kitchen table math, the sequel: Now THIS is creativity!

## Wednesday, February 21, 2007

### Now THIS is creativity!

The Anchoress has a collection of student solutions to problems -- they're hilarious.

TurbineGuy said...

Argggg... I received the exact same email this morning at work. I was going to post it this evening.

SteveH said...

I like the one that asks:

"Does the object continue to move after it comes to rest?"

Doug Sundseth said...

SteveH: "I like the one that asks:

"'Does the object continue to move after it comes to rest?'"

FYI, the answer is "yes". The slope is frictionless and the spring must be presumed to be ideal, since there is no indication in the problem that energy is lost in compression.

The object (always barring elephantine intervention, of course) will rise to the same height it started from. The first "at rest" refers to the moment when all the energy in the system is in the compressed spring, at which point the object is momentarily at rest.

The problem takes too much for granted, since it neglects to explicitly note that the spring is ideal, and also that there is no air friction. A good answer would note these assumptions, perhaps a bit sniffily.

8-)

(Sorry if this was obvious, Steve; if it was, you can assume that I include this for the other commenters for whom it wasn't. 8-)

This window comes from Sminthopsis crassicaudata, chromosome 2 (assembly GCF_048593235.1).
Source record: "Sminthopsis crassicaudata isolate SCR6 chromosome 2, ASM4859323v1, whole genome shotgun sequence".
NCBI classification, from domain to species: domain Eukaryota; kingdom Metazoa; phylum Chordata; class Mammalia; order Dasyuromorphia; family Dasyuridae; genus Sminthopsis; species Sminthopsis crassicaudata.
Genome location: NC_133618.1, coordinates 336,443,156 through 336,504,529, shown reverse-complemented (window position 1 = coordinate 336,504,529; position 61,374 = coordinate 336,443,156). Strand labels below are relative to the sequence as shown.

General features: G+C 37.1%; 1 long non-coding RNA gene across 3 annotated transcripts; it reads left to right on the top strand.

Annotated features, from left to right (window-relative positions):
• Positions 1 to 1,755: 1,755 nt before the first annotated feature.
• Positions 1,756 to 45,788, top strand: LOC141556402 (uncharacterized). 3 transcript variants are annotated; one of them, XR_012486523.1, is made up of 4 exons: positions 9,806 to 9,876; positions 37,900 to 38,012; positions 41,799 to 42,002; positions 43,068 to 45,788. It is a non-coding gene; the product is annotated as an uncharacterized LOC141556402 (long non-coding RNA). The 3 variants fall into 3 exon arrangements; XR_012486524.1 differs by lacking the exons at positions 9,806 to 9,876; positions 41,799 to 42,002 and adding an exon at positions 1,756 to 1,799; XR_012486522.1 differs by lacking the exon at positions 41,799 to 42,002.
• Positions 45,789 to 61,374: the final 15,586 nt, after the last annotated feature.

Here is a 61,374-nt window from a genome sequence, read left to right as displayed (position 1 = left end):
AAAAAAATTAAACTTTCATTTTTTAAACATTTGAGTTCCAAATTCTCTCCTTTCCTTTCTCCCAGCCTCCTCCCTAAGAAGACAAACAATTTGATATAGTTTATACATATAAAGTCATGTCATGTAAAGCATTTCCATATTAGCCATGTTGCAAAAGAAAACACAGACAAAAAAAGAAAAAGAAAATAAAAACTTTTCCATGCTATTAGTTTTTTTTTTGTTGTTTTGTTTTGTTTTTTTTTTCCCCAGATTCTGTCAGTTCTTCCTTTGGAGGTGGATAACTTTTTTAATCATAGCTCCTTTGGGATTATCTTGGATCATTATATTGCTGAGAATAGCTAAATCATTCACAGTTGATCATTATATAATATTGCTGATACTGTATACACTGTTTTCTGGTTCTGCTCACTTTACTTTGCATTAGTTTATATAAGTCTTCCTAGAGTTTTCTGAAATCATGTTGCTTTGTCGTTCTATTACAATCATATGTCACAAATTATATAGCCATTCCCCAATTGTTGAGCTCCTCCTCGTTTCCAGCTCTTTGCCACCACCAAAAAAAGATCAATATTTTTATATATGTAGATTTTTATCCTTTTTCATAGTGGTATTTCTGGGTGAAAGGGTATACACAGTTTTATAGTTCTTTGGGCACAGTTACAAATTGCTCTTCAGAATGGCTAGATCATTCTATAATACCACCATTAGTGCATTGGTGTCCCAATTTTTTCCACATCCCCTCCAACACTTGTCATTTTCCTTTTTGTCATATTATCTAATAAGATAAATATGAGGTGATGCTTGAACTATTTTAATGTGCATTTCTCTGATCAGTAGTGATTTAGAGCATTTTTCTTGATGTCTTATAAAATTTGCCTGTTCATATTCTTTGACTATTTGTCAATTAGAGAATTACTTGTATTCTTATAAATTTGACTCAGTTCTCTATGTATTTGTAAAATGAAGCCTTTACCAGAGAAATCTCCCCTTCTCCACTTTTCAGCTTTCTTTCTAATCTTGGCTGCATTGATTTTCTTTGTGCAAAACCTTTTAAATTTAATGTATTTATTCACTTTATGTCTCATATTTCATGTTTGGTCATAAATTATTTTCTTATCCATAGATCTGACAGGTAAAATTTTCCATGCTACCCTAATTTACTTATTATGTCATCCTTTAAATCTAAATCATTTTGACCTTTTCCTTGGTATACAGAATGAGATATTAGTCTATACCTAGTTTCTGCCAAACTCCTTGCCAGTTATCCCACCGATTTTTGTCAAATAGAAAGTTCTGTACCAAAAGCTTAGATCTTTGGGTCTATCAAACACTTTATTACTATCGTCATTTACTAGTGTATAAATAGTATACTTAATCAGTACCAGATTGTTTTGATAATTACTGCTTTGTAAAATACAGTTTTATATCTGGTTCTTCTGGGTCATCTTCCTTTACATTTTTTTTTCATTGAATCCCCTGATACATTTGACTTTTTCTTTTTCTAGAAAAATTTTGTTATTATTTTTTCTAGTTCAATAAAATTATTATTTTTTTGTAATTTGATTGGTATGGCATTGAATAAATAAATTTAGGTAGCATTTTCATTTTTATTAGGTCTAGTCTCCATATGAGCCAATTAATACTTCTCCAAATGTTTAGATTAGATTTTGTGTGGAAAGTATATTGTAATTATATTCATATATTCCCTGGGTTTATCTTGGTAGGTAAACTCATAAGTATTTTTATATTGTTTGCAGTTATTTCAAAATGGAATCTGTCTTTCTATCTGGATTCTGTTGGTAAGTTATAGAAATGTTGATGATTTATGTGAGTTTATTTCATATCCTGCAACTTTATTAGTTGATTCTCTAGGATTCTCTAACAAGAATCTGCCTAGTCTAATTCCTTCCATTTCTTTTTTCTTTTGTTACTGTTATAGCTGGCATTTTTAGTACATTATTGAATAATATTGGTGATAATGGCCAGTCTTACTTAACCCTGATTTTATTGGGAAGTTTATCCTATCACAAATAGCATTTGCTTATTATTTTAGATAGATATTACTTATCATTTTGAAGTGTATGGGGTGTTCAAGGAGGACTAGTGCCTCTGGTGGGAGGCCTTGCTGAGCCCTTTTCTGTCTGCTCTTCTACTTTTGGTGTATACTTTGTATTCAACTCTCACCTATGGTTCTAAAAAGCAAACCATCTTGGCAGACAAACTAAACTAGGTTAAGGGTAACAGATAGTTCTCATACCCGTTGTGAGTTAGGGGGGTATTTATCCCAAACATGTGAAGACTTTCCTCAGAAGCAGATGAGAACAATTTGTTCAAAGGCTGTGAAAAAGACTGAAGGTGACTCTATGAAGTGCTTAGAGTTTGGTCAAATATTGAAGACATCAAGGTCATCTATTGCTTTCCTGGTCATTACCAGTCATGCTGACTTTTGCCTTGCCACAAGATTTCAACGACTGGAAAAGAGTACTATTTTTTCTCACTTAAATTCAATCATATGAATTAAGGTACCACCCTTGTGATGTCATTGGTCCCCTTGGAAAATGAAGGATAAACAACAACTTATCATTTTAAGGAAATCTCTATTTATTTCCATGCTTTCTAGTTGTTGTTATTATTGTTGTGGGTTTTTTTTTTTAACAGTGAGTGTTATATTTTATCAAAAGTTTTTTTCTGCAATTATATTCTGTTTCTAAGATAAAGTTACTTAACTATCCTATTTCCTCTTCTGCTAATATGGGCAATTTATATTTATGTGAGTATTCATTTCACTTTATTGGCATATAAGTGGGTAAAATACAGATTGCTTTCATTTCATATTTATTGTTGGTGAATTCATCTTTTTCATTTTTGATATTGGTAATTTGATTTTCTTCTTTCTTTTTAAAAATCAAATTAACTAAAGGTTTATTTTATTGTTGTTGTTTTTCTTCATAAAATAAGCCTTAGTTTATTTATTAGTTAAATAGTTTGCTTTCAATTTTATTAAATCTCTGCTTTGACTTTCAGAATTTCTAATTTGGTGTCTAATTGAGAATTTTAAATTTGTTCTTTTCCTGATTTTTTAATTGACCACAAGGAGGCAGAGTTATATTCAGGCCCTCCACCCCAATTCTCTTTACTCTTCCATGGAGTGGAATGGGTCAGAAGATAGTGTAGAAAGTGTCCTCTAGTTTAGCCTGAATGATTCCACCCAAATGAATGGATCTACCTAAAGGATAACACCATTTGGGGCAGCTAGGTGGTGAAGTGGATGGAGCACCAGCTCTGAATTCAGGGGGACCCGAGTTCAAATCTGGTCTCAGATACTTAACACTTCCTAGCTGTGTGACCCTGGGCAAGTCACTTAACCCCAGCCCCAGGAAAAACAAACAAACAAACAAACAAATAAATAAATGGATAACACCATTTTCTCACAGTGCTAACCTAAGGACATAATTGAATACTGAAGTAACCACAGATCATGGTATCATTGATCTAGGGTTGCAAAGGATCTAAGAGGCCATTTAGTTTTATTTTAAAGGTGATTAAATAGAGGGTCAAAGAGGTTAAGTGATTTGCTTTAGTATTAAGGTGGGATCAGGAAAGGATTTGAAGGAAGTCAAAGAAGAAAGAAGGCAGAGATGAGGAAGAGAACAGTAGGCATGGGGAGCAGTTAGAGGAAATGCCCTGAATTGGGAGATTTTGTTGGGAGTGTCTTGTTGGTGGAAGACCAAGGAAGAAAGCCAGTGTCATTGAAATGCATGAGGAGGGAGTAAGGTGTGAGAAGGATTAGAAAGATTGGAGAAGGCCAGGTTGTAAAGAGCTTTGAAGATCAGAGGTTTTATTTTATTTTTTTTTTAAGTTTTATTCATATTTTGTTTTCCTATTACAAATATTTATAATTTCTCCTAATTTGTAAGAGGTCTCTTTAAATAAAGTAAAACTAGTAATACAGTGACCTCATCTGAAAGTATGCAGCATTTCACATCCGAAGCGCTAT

SteveH said...

I understand. It's just that in all of my years in engineering, I've never seen "come to rest" used that way. Are they saying that a pendulum (like the weight in this problem) is always coming to rest?

The 3,4,5 triangle should be automatic even for the fuzzy math people because they love that sort of thing. And just as funny are the patronizing comments that go along with the pictures.

"idiot"

It's just incredible that anyone might expect "artsy" types to learn algebra.

Doug Sundseth said...

"Are they saying that a pendulum (like the weight in this problem) is always coming to rest?"

Well, since this is pretty much the moral equivalent of a pendulum....

8-)

I agree that "rest" is used a bit idiosyncratically here, since v -> 0 only instantaneously. But unlike engineering, physics is all about platonic solutions. Friction, boundary conditions, state transitions -- too messy.

With that mind-set, the use of "rest" is more understandable.

(I assume you would be less worried if the question were worded more like, "At the point at which the spring attains its maximum potential energy..."?)